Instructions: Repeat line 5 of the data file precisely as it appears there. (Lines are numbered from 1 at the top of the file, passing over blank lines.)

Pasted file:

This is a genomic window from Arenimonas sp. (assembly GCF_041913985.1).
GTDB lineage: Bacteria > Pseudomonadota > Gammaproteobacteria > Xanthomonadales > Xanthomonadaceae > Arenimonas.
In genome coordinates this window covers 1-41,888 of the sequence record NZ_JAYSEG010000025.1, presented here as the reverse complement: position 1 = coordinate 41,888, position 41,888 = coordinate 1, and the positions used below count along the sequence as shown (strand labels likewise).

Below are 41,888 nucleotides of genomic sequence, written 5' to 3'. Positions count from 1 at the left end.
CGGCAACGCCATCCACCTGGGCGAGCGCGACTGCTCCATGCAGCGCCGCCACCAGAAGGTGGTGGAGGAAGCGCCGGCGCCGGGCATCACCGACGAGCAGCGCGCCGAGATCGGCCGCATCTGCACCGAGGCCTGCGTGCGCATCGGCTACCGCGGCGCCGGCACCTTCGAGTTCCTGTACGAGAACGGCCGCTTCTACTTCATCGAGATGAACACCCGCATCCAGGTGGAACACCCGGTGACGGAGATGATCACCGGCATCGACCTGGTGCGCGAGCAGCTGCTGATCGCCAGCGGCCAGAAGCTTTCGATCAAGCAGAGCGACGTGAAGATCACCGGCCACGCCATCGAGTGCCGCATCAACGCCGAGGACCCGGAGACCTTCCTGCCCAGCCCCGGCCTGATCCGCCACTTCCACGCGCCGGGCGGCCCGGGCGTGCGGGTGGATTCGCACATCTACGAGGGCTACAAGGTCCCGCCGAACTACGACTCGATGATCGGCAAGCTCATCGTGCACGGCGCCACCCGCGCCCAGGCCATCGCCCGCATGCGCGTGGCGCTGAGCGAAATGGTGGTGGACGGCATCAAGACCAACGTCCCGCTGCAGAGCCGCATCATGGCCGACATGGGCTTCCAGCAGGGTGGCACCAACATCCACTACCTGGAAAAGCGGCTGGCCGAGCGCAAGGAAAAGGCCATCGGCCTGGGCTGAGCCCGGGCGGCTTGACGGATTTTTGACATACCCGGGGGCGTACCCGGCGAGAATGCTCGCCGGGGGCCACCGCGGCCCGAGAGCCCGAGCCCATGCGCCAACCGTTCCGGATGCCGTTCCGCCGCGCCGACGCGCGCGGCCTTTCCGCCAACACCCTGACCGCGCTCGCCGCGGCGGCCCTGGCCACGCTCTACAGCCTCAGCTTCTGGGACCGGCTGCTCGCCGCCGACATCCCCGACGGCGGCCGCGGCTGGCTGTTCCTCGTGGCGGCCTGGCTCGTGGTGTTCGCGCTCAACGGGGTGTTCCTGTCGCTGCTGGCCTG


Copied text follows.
CGGCAACGCCATCCACCTGGGCGAGCGCGACTGCTCCATGCAGCGCCGCCACCAGAAGGTGGTGGAGGAAGCGCCGGCGCCGGGCATCACCGACGAGCAGCGCGCCGAGATCGGCCGCATCTGCACCGAGGCCTGCGTGCGCATCGGCTACCGCGGCGCCGGCACCTTCGAGTTCCTGTACGAGAACGGCCGCTTCTACTTCATCGAGATGAACACCCGCATCCAGGTGGAACACCCGGTGACGGAGATGATCACCGGCATCGACCTGGTGCGCGAGCAGCTGCTGATCGCCAGCGGCCAGAAGCTTTCGATCAAGCAGAGCGACGTGAAGATCACCGGCCACGCCATCGAGTGCCGCATCAACGCCGAGGACCCGGAGACCTTCCTGCCCAGCCCCGGCCTGATCCGCCACTTCCACGCGCCGGGCGGCCCGGGCGTGCGGGTGGATTCGCACATCTACGAGGGCTACAAGGTCCCGCCGAACTACGACTCGATGATCGGCAAGCTCATCGTGCACGGCGCCACCCGCGCCCAGGCCATCGCCCGCATGCGCGTGGCGCTGAGCGAAATGGTGGTGGACGGCATCAAGACCAACGTCCCGCTGCAGAGCCGCATCATGGCCGACATGGGCTTCCAGCAGGGTGGCACCAACATCCACTACCTGGAAAAGCGGCTGGCCGAGCGCAAGGAAAAGGCCATCGGCCTGGGCTGAGCCCGGGCGGCTTGACGGATTTTTGACATACCCGGGGGCGTACCCGGCGAGAATGCTCGCCGGGGGCCACCGCGGCCCGAGAGCCCGAGCCCATGCGCCAACCGTTCCGGATGCCGTTCCGCCGCGCCGACGCGCGCGGCCTTTCCGCCAACACCCTGACCGCGCTCGCCGCGGCGGCCCTGGCCACGCTCTACAGCCTCAGCTTCTGGGACCGGCTGCTCGCCGCCGACATCCCCGACGGCGGCCGCGGCTGGCTGTTCCTCGTGGCGGCCTGGCTCGTGGTGTTCGCGCTCAACGGGGTGTTCCTGTCGCTGCTGGCCTG